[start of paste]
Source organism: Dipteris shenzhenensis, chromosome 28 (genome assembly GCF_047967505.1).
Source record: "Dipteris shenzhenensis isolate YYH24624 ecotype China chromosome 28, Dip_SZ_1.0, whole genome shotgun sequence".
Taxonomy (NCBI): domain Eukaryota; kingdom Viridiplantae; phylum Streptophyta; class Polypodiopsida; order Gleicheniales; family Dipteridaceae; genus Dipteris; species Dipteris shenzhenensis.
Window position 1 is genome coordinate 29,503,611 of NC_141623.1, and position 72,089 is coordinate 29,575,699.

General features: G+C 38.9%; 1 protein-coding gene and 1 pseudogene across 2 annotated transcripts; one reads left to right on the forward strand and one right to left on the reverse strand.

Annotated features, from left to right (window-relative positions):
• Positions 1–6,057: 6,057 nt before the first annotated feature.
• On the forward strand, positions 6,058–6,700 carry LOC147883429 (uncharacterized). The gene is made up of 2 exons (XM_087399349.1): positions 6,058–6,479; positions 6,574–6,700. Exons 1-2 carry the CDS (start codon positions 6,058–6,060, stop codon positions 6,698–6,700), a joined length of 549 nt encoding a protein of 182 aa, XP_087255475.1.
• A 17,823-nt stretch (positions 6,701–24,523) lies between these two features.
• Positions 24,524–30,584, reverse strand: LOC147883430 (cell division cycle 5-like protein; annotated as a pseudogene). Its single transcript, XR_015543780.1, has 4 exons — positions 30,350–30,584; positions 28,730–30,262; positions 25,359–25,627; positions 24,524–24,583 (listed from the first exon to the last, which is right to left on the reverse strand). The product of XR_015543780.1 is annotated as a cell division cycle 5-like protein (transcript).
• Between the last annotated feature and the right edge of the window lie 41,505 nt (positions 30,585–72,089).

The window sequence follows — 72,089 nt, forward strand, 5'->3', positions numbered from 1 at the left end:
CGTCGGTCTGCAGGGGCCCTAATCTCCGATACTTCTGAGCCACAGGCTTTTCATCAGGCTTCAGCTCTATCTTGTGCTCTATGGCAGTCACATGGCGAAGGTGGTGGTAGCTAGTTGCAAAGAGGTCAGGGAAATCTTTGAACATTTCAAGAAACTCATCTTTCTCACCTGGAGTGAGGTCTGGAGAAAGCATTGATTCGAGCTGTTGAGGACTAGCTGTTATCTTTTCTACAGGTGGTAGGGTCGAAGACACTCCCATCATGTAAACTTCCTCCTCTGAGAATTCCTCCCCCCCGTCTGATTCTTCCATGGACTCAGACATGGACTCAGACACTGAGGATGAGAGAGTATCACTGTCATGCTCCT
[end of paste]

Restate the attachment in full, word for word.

Source organism: Dipteris shenzhenensis, chromosome 28 (genome assembly GCF_047967505.1).
Source record: "Dipteris shenzhenensis isolate YYH24624 ecotype China chromosome 28, Dip_SZ_1.0, whole genome shotgun sequence".
Taxonomy (NCBI): domain Eukaryota; kingdom Viridiplantae; phylum Streptophyta; class Polypodiopsida; order Gleicheniales; family Dipteridaceae; genus Dipteris; species Dipteris shenzhenensis.
Window position 1 is genome coordinate 29,503,611 of NC_141623.1, and position 72,089 is coordinate 29,575,699.

General features: G+C 38.9%; 1 protein-coding gene and 1 pseudogene across 2 annotated transcripts; one reads left to right on the forward strand and one right to left on the reverse strand.

Annotated features, from left to right (window-relative positions):
• Positions 1–6,057: 6,057 nt before the first annotated feature.
• On the forward strand, positions 6,058–6,700 carry LOC147883429 (uncharacterized). The gene is made up of 2 exons (XM_087399349.1): positions 6,058–6,479; positions 6,574–6,700. Exons 1-2 carry the CDS (start codon positions 6,058–6,060, stop codon positions 6,698–6,700), a joined length of 549 nt encoding a protein of 182 aa, XP_087255475.1.
• A 17,823-nt stretch (positions 6,701–24,523) lies between these two features.
• Positions 24,524–30,584, reverse strand: LOC147883430 (cell division cycle 5-like protein; annotated as a pseudogene). Its single transcript, XR_015543780.1, has 4 exons — positions 30,350–30,584; positions 28,730–30,262; positions 25,359–25,627; positions 24,524–24,583 (listed from the first exon to the last, which is right to left on the reverse strand). The product of XR_015543780.1 is annotated as a cell division cycle 5-like protein (transcript).
• Between the last annotated feature and the right edge of the window lie 41,505 nt (positions 30,585–72,089).

The window sequence follows — 72,089 nt, forward strand, 5'->3', positions numbered from 1 at the left end:
CGTCGGTCTGCAGGGGCCCTAATCTCCGATACTTCTGAGCCACAGGCTTTTCATCAGGCTTCAGCTCTATCTTGTGCTCTATGGCAGTCACATGGCGAAGGTGGTGGTAGCTAGTTGCAAAGAGGTCAGGGAAATCTTTGAACATTTCAAGAAACTCATCTTTCTCACCTGGAGTGAGGTCTGGAGAAAGCATTGATTCGAGCTGTTGAGGACTAGCTGTTATCTTTTCTACAGGTGGTAGGGTCGAAGACACTCCCATCATGTAAACTTCCTCCTCTGAGAATTCCTCCCCCCCGTCTGATTCTTCCATGGACTCAGACATGGACTCAGACACTGAGGATGAGAGAGTATCACTGTCATGCTCCT